Thesis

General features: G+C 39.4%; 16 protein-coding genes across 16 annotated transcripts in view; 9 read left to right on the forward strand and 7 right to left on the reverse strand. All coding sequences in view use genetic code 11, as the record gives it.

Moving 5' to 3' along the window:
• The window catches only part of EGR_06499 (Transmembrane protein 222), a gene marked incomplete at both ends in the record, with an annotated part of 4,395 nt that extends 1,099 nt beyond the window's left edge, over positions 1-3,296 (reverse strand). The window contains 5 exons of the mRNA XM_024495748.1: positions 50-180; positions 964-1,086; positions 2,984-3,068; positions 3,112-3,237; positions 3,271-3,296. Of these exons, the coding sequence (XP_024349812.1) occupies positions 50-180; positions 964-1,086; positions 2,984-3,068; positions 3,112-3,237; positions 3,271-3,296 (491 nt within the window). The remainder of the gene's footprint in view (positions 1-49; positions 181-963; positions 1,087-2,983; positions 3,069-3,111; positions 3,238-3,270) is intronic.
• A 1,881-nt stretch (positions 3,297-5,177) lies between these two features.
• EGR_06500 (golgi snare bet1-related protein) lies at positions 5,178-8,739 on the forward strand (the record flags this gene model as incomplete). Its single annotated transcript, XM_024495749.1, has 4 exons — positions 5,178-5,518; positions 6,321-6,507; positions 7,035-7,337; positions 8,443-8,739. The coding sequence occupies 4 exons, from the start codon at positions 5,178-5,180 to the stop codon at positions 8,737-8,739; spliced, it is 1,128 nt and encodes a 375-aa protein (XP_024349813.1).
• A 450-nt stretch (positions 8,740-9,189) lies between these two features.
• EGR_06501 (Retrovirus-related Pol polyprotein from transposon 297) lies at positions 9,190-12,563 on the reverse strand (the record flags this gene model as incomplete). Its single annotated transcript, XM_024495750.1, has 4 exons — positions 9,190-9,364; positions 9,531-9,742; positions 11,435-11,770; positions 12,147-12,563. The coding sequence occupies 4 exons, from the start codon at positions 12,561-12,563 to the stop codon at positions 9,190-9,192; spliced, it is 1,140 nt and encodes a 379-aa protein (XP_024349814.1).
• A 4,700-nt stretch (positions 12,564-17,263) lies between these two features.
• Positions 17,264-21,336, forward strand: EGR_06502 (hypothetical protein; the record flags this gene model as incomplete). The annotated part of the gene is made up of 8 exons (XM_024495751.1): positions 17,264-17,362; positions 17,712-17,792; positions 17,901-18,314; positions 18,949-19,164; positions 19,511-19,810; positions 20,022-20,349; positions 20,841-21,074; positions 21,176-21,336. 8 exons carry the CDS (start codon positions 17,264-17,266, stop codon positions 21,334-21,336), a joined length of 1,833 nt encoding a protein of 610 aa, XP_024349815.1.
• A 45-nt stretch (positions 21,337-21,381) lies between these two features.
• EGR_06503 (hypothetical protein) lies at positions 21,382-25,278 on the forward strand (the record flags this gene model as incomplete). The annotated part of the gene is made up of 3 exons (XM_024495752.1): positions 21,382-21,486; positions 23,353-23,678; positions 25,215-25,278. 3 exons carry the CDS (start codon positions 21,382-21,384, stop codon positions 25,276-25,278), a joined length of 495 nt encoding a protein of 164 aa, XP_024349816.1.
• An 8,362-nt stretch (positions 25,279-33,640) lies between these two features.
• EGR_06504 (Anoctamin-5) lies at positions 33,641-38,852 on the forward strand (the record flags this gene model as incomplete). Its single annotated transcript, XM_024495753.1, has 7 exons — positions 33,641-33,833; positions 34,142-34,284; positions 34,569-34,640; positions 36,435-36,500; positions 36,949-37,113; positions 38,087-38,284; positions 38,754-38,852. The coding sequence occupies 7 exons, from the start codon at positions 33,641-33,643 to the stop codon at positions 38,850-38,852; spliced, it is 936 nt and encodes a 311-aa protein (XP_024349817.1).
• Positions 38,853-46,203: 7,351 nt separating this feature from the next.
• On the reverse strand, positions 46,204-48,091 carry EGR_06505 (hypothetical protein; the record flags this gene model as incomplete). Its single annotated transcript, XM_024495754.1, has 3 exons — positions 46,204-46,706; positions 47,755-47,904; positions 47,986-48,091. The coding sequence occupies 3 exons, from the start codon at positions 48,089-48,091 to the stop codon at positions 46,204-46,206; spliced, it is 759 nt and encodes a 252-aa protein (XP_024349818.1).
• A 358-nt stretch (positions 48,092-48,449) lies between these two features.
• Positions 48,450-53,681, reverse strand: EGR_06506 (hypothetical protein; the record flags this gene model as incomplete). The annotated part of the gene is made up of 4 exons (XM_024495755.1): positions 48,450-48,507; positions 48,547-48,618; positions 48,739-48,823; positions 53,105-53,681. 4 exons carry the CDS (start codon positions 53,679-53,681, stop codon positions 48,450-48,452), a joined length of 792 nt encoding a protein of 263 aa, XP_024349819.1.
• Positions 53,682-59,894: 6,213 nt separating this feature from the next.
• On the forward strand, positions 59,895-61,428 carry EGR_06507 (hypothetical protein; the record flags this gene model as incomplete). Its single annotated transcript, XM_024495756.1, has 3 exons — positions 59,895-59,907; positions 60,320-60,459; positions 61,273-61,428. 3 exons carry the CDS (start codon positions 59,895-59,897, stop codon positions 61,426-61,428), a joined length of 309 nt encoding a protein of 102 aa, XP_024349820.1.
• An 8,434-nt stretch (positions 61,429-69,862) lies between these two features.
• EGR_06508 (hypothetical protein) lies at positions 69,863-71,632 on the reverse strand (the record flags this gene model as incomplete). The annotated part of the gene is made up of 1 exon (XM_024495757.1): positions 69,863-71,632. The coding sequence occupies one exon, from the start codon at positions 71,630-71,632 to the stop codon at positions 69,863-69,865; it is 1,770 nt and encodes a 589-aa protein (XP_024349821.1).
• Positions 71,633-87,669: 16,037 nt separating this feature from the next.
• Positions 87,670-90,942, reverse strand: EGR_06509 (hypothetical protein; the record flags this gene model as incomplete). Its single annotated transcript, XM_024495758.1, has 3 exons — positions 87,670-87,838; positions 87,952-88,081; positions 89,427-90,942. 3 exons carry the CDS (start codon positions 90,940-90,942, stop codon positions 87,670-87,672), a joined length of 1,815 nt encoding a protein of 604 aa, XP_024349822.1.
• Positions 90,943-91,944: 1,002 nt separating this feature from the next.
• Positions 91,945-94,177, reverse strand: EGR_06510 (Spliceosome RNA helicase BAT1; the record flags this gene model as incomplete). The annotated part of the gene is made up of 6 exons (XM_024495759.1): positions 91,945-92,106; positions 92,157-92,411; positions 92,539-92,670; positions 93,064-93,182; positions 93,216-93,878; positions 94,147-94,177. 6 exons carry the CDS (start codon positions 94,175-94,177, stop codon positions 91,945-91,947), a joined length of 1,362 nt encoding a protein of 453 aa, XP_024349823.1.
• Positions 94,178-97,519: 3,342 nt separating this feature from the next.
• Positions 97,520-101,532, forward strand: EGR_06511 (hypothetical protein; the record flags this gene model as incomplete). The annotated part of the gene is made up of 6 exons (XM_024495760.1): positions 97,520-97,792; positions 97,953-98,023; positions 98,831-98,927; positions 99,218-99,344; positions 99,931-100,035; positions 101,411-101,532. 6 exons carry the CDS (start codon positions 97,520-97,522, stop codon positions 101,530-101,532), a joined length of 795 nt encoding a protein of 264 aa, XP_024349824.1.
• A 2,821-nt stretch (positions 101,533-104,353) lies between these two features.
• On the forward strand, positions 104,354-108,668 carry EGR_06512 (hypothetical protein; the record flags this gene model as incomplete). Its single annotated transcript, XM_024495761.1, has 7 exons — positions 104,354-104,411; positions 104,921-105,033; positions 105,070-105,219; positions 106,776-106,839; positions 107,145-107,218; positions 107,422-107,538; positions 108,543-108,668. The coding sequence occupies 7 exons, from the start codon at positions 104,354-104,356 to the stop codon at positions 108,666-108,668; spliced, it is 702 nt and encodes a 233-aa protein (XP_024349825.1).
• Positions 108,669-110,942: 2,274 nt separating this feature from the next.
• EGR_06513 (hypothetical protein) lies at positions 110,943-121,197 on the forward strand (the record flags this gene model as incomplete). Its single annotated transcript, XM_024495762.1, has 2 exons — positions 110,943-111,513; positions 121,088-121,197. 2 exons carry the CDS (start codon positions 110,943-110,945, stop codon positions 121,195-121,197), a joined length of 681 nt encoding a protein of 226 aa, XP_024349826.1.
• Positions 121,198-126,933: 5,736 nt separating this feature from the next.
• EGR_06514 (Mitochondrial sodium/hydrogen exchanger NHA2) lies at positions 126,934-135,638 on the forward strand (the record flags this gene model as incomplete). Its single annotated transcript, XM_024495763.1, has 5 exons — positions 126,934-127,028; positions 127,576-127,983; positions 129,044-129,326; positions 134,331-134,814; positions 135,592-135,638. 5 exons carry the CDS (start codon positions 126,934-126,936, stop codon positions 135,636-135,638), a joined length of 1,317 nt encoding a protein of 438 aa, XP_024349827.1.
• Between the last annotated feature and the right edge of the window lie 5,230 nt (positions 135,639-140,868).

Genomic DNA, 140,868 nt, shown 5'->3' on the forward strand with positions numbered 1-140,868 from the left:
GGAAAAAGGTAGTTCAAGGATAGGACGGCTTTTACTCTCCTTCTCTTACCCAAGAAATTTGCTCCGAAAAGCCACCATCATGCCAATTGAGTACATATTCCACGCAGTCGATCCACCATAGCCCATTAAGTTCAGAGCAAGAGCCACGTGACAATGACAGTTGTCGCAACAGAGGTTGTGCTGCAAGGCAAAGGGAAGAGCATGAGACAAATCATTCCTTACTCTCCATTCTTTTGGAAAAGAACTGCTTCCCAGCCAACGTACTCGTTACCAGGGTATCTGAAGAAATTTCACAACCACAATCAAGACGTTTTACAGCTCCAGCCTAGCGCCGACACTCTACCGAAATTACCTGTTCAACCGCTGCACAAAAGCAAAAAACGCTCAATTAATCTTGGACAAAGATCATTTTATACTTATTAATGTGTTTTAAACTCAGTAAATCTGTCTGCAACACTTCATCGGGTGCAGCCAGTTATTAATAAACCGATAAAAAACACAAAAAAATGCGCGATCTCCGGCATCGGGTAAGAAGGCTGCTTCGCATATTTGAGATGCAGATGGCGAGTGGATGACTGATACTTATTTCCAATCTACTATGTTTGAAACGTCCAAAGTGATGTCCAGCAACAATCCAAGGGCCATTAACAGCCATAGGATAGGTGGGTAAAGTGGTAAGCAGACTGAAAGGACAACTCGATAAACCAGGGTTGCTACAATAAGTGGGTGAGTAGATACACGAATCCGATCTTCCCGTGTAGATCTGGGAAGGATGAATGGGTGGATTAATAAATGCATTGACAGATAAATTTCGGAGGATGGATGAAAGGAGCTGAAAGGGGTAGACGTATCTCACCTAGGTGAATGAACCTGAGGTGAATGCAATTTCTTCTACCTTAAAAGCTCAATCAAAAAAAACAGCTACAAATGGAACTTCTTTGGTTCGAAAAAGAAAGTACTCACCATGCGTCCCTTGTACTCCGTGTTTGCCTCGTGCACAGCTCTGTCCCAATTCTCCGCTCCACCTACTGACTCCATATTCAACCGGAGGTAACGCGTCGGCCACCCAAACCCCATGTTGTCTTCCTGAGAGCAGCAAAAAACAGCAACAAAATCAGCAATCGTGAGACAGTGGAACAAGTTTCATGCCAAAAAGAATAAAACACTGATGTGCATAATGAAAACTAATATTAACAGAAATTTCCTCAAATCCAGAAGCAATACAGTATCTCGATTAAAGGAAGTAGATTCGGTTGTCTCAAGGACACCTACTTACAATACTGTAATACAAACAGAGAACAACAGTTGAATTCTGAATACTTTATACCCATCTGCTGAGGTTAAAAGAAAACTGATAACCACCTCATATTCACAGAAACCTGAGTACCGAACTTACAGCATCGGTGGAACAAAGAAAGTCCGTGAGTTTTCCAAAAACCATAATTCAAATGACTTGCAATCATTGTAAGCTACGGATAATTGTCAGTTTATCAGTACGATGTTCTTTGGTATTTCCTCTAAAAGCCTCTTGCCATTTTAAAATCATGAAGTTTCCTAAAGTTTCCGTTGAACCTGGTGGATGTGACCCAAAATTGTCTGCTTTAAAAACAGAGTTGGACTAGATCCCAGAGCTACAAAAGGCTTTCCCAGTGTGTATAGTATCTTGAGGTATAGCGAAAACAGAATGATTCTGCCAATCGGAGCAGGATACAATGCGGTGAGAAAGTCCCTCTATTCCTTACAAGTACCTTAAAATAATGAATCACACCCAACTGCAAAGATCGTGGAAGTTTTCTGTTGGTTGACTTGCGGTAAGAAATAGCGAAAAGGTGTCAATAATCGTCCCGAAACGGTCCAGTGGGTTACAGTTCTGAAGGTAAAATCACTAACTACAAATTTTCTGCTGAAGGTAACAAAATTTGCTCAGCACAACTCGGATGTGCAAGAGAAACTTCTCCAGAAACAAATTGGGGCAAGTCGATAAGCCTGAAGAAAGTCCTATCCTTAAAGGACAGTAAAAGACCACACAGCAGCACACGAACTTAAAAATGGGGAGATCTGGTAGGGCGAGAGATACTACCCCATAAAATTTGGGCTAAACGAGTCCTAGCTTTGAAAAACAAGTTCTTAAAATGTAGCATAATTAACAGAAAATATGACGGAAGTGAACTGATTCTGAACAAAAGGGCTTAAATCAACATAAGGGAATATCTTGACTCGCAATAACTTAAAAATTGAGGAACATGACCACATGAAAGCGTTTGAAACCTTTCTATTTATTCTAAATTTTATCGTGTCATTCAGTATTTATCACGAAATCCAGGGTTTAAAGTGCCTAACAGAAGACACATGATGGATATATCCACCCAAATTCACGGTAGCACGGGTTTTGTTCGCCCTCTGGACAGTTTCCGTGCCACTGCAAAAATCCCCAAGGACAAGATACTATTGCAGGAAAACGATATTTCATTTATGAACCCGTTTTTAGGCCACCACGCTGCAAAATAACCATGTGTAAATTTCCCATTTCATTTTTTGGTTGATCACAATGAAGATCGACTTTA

This study reformulates social cognitive career theory by going beyond the conventional emphasis on self-efficacy to provide new insight into the multiple socio-cognitive motivation predictors of STEM persistence plans among Women of Color (African American and Latina). Building on expectancy-value and role-strain theories, a reformulated socio-cognitive career model (RSCCM) was developed to better understand pivotal motivational factors that empower some Women of Color, despite facing systemic barriers, to persist in their undergraduate STEM majors, pursue Ph.D. degrees and plan STEM research careers. This theory-driven study makes unique contributions to existing higher education literature on college persistence by further clarifying multiple socio-cognitive motivation predictors of STEM persistence plans among Women of Color during the undergraduate-to-graduate studies transition. Based on a larger NIH-NIGMS funded study, multiple regression analyses were conducted on panel survey data from 179 Women of Color who applied to the Summer Research Opportunity Program (SROP) at 14 major universities affiliated with the Big Ten Academic Alliance (BTAA). Guided by the RSCCM, several hypotheses were tested to explore the role of STEM self-efficacy, STEM outcome expectancies, perceived STEM talents, STEM intervention-based appraisals, and perceived barriers and supports on STEM persistence plans. Findings indicate that in addition to self-efficacy, path-goal outcome expectations, strong faculty mentoring and perceived STEM talents were significant predictors of higher STEM persistence plans. Surprisingly, perceived discrimination was associated with higher rather than lower STEM persistence plans, and also moderated the relationship between self-efficacy and STEM persistence plans. The RSCCM and related study findings have important implications for theory, research and practice. First, RSCCM findings have theoretical significance for better understanding the multiple sources of motivation in STEM persistence decisions among Women of Color, especially during advanced stages of career development. Second, findings have important implications for future research to further clarify RSCCM propositions on larger and more diverse samples. Finally, RSCCM findings have policy relevance for informing strengths-based strategies that promote STEM persistence among Women of Color by reinforcing the multiple socio-cognitive motivational strengths that they bring to the BTAA-SROP and other pipeline intervention settings.